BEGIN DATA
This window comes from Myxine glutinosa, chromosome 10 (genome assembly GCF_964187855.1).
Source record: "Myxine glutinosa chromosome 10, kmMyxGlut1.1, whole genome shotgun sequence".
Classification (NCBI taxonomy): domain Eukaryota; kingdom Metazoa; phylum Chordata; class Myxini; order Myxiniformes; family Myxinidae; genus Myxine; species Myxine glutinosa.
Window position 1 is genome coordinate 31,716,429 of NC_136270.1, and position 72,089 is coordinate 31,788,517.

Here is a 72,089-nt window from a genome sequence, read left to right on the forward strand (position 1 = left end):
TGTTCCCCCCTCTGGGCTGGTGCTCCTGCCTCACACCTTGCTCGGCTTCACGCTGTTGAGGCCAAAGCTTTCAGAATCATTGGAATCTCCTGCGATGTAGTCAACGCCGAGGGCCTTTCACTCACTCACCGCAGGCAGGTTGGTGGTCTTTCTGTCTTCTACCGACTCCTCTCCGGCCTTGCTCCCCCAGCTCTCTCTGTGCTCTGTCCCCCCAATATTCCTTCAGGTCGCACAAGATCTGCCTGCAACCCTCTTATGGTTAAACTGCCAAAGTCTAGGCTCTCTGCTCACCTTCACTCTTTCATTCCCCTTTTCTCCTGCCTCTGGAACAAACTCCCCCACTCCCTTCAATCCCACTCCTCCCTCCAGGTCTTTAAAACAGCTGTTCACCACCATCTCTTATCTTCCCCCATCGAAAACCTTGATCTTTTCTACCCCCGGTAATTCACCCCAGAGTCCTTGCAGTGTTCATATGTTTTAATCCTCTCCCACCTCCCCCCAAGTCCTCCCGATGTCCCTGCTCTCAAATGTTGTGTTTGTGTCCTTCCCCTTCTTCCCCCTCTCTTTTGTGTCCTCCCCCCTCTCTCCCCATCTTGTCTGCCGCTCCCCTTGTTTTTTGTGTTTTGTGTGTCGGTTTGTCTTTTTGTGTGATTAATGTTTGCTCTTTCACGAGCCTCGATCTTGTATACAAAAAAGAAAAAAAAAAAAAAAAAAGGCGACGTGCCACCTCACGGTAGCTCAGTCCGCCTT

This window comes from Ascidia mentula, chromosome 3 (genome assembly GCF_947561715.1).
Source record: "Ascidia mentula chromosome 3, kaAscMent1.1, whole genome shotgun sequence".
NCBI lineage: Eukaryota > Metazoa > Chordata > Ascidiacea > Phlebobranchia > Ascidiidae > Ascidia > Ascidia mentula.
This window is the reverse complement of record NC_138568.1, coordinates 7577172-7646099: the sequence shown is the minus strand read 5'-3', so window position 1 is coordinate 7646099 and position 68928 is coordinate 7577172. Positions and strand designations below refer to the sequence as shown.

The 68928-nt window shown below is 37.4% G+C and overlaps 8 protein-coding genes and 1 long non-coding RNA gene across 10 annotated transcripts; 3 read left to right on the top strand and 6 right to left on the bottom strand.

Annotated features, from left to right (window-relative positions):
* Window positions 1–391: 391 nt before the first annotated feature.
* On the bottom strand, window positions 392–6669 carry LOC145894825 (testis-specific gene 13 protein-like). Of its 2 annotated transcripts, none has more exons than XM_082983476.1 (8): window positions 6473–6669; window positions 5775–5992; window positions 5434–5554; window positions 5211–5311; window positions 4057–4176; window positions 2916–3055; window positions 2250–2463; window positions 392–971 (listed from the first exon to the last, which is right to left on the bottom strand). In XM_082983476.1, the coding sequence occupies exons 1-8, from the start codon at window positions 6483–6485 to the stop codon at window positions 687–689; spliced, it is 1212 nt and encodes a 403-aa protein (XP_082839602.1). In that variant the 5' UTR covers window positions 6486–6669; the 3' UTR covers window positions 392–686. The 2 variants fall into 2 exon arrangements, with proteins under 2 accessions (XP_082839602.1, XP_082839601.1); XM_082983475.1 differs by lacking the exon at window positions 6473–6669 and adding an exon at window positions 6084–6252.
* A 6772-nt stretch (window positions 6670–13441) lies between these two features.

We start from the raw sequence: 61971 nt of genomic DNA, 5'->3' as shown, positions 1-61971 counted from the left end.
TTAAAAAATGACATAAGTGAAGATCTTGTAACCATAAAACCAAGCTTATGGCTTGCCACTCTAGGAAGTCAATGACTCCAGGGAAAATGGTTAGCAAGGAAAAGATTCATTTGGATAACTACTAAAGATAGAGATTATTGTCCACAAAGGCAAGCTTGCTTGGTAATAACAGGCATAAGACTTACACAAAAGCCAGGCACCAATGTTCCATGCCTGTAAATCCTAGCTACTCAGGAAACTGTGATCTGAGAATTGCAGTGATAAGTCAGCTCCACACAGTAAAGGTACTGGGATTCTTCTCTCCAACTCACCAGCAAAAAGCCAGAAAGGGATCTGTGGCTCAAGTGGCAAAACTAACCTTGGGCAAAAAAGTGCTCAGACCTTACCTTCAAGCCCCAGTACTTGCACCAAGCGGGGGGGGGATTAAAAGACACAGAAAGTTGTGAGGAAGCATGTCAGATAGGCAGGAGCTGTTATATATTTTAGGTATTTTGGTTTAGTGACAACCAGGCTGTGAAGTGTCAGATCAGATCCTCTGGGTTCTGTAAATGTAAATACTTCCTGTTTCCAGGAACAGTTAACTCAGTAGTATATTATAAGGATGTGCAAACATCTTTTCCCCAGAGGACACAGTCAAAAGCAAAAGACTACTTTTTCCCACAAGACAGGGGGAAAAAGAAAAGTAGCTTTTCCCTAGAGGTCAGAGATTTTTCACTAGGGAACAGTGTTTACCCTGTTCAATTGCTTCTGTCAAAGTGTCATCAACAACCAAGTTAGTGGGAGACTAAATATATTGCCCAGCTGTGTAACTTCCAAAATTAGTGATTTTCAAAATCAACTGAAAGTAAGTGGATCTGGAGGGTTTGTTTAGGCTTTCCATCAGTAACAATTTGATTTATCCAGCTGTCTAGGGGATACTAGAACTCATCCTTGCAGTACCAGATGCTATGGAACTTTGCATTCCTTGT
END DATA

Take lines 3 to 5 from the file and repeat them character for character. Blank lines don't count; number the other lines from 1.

Classification (NCBI taxonomy): domain Eukaryota; kingdom Metazoa; phylum Chordata; class Myxini; order Myxiniformes; family Myxinidae; genus Myxine; species Myxine glutinosa.
Window position 1 is genome coordinate 31,716,429 of NC_136270.1, and position 72,089 is coordinate 31,788,517.

Here is a 72,089-nt window from a genome sequence, read left to right on the forward strand (position 1 = left end):